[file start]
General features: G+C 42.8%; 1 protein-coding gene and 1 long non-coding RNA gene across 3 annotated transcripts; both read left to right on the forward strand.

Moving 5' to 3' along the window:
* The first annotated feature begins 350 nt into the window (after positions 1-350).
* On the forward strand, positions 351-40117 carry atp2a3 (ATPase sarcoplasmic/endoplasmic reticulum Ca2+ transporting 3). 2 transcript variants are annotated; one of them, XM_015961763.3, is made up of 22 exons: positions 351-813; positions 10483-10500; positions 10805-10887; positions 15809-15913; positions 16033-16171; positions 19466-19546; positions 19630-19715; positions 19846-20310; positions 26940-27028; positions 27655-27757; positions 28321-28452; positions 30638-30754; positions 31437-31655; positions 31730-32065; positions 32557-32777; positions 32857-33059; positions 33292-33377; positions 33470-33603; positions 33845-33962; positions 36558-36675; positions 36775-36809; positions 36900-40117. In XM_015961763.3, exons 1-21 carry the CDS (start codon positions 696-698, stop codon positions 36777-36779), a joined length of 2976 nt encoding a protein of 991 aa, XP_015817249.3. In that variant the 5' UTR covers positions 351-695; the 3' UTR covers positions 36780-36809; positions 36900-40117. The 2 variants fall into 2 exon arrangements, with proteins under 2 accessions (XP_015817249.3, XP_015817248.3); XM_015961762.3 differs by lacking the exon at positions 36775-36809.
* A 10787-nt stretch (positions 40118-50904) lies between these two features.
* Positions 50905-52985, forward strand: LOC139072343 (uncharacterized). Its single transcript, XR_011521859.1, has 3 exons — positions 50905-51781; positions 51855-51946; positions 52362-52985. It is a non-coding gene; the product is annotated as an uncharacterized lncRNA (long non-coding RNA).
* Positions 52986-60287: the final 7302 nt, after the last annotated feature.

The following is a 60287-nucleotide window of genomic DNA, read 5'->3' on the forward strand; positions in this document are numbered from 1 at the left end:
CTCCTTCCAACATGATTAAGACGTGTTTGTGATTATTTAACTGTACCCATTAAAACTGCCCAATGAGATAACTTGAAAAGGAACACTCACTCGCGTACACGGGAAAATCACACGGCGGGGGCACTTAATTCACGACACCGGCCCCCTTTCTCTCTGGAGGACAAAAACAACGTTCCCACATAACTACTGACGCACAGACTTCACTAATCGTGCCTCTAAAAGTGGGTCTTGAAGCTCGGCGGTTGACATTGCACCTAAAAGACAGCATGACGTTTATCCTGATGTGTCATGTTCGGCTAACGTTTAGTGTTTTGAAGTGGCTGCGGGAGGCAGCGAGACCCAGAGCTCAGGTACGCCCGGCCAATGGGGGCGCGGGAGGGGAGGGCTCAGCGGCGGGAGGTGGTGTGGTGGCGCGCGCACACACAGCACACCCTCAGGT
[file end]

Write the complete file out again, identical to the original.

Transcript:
General features: G+C 42.8%; 1 protein-coding gene and 1 long non-coding RNA gene across 3 annotated transcripts; both read left to right on the forward strand.

Moving 5' to 3' along the window:
* The first annotated feature begins 350 nt into the window (after positions 1-350).
* On the forward strand, positions 351-40117 carry atp2a3 (ATPase sarcoplasmic/endoplasmic reticulum Ca2+ transporting 3). 2 transcript variants are annotated; one of them, XM_015961763.3, is made up of 22 exons: positions 351-813; positions 10483-10500; positions 10805-10887; positions 15809-15913; positions 16033-16171; positions 19466-19546; positions 19630-19715; positions 19846-20310; positions 26940-27028; positions 27655-27757; positions 28321-28452; positions 30638-30754; positions 31437-31655; positions 31730-32065; positions 32557-32777; positions 32857-33059; positions 33292-33377; positions 33470-33603; positions 33845-33962; positions 36558-36675; positions 36775-36809; positions 36900-40117. In XM_015961763.3, exons 1-21 carry the CDS (start codon positions 696-698, stop codon positions 36777-36779), a joined length of 2976 nt encoding a protein of 991 aa, XP_015817249.3. In that variant the 5' UTR covers positions 351-695; the 3' UTR covers positions 36780-36809; positions 36900-40117. The 2 variants fall into 2 exon arrangements, with proteins under 2 accessions (XP_015817249.3, XP_015817248.3); XM_015961762.3 differs by lacking the exon at positions 36775-36809.
* A 10787-nt stretch (positions 40118-50904) lies between these two features.
* Positions 50905-52985, forward strand: LOC139072343 (uncharacterized). Its single transcript, XR_011521859.1, has 3 exons — positions 50905-51781; positions 51855-51946; positions 52362-52985. It is a non-coding gene; the product is annotated as an uncharacterized lncRNA (long non-coding RNA).
* Positions 52986-60287: the final 7302 nt, after the last annotated feature.

The following is a 60287-nucleotide window of genomic DNA, read 5'->3' on the forward strand; positions in this document are numbered from 1 at the left end:
CTCCTTCCAACATGATTAAGACGTGTTTGTGATTATTTAACTGTACCCATTAAAACTGCCCAATGAGATAACTTGAAAAGGAACACTCACTCGCGTACACGGGAAAATCACACGGCGGGGGCACTTAATTCACGACACCGGCCCCCTTTCTCTCTGGAGGACAAAAACAACGTTCCCACATAACTACTGACGCACAGACTTCACTAATCGTGCCTCTAAAAGTGGGTCTTGAAGCTCGGCGGTTGACATTGCACCTAAAAGACAGCATGACGTTTATCCTGATGTGTCATGTTCGGCTAACGTTTAGTGTTTTGAAGTGGCTGCGGGAGGCAGCGAGACCCAGAGCTCAGGTACGCCCGGCCAATGGGGGCGCGGGAGGGGAGGGCTCAGCGGCGGGAGGTGGTGTGGTGGCGCGCGCACACACAGCACACCCTCAGGT